When buying a home, there are some costs you expect and some you don’t. To help you avoid any surprises we’ve put together a list of things you might need to think about when working out your budget.
Not all of the following costs apply to all situations—so think about which ones might to yours.
Stamp duty is a tax that you need to budget for when buying a home. It is levied on the purchase value of the property, and although stamp duty on mortgages has been abolished, you can expect to pay government charges to register your mortgage.
Stamp duty is charged by the state and territory governments, so the amount you pay will depend on where you buy the property.
If you are a first home buyer, or you are building a new home, you may be eligible for some stamp duty concessions. For all other buyers, stamp duty can add quite a bit to the cost of purchasing a property.
For more information take a look at the website of the revenue office in your state or territory:
Pest inspections can be relatively cheap, particularly when compared to the cost of dealing with the problem after the property is purchased.
A combined pest and building inspection can cost upwards of around $400 depending on the size of the property. However, this expense is dwarfed by the potential cost of dealing with a major building issue.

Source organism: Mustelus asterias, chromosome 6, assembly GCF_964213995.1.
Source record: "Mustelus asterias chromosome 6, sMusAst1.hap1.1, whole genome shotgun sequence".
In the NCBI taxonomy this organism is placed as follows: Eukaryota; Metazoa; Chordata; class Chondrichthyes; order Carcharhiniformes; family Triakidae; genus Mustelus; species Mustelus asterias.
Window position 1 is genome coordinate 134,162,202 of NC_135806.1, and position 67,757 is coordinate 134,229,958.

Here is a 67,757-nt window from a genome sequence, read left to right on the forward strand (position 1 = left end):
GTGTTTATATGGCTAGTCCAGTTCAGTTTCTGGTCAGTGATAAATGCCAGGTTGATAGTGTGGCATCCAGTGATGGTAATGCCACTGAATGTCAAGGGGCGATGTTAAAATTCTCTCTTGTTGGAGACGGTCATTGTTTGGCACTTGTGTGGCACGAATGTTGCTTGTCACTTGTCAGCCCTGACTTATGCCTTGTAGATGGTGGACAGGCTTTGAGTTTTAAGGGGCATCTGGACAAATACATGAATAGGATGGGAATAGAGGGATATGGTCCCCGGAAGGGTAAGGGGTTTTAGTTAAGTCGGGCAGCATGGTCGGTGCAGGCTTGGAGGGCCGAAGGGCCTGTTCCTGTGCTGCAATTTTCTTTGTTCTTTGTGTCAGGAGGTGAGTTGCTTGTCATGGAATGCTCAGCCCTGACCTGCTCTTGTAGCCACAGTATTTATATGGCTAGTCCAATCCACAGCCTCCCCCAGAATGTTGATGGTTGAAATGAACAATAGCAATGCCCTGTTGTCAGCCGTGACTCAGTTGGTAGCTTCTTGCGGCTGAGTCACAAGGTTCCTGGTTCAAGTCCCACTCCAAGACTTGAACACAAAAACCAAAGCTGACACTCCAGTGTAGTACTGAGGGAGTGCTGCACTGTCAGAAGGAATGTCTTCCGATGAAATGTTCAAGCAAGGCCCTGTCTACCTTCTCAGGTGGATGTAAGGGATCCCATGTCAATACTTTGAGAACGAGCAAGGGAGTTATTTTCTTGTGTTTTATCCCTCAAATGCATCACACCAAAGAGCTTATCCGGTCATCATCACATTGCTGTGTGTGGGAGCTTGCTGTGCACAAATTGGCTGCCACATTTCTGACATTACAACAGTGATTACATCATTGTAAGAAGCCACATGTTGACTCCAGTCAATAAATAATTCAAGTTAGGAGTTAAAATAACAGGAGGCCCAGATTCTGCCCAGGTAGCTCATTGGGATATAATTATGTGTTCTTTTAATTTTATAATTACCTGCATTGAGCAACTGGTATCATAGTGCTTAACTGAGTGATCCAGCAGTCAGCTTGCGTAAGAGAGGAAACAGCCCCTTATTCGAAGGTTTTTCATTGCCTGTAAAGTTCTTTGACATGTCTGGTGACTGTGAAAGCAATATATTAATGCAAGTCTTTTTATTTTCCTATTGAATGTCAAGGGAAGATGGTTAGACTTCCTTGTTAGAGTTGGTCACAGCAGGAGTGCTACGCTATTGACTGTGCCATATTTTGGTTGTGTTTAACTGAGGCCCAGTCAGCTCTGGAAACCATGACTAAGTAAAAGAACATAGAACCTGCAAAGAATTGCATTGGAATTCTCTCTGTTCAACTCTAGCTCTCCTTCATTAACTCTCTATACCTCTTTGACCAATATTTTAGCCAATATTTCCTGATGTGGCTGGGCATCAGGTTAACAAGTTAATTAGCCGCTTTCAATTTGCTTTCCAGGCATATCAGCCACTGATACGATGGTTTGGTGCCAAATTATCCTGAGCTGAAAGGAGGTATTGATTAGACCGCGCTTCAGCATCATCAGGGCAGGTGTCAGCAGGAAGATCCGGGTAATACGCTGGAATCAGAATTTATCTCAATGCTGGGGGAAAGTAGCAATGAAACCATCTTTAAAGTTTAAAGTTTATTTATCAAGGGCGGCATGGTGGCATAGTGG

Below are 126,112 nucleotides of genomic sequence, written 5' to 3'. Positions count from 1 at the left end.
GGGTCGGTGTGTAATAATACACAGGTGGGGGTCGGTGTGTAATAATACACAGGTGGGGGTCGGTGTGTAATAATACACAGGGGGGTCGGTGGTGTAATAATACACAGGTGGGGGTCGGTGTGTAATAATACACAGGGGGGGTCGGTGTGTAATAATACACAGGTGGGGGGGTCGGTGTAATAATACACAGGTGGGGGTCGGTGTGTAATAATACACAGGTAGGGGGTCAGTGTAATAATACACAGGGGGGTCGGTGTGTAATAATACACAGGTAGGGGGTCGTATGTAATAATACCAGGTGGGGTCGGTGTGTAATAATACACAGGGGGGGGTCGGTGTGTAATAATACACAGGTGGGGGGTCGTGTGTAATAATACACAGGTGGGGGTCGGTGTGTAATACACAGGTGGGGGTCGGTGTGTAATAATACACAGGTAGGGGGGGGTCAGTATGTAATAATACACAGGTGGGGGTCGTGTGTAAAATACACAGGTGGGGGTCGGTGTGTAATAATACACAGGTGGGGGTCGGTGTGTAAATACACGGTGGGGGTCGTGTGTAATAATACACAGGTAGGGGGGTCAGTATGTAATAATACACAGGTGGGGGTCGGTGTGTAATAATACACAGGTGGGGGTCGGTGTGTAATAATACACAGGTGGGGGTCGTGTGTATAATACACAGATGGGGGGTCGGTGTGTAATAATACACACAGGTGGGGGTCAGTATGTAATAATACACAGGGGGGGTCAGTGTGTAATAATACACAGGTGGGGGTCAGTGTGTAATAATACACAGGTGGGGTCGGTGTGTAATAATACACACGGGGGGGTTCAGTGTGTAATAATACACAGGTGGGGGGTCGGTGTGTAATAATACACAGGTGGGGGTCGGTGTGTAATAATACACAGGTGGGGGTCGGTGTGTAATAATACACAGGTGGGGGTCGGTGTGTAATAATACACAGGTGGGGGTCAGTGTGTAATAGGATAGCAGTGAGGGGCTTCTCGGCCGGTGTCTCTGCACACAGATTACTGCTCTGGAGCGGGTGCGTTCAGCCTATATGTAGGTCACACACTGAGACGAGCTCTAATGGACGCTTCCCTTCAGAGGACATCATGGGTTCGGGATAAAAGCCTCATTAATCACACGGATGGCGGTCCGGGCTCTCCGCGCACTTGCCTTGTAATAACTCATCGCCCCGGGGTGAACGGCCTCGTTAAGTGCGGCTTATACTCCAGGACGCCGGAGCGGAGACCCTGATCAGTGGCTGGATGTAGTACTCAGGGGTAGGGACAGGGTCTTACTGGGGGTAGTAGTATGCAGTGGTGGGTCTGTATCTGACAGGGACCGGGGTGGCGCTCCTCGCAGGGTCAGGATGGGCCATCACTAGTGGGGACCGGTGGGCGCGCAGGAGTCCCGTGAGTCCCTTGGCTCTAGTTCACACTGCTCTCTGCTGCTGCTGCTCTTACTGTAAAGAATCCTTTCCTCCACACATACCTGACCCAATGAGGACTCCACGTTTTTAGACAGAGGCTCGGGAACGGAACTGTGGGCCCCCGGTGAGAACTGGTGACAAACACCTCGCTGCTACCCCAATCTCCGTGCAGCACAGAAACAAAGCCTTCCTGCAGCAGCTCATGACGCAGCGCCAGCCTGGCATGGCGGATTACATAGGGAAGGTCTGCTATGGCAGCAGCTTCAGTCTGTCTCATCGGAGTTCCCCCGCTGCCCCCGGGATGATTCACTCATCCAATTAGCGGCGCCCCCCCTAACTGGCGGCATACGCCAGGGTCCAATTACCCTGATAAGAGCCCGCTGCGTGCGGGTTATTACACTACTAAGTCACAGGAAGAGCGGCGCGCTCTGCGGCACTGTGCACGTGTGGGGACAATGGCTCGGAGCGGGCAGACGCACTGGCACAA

Talk to your legal rep about these inspections—they’ll often organise them on your behalf.
Aussie Fact Sheet: Pest and Building Inspections
If you’re selling your current home and buying another you’ll probably sell through an agent and there will be an agent’s commission to pay.
First home buyers don’t have to worry about paying commissions, as the commission is charged to the vendor of the property, usually as a percentage of the sale price.
There are a handful of legal costs involved in a property transfer:
There may be a range of fees imposed by your lender such as application, valuation and settlement fees.
Make sure you ask your lender or broker about these fees.
There are a few types of insurance you might be up for:
Continue to information about the first home owners grant.
Aussie does not provide any financial or investment advice. This document has been prepared as a factual guide only. It does not take account of your objectives, financial situation or needs. Aussie recommends that you seek independent financial advice and obtain your own professional legal and taxation advice before making an investment decision.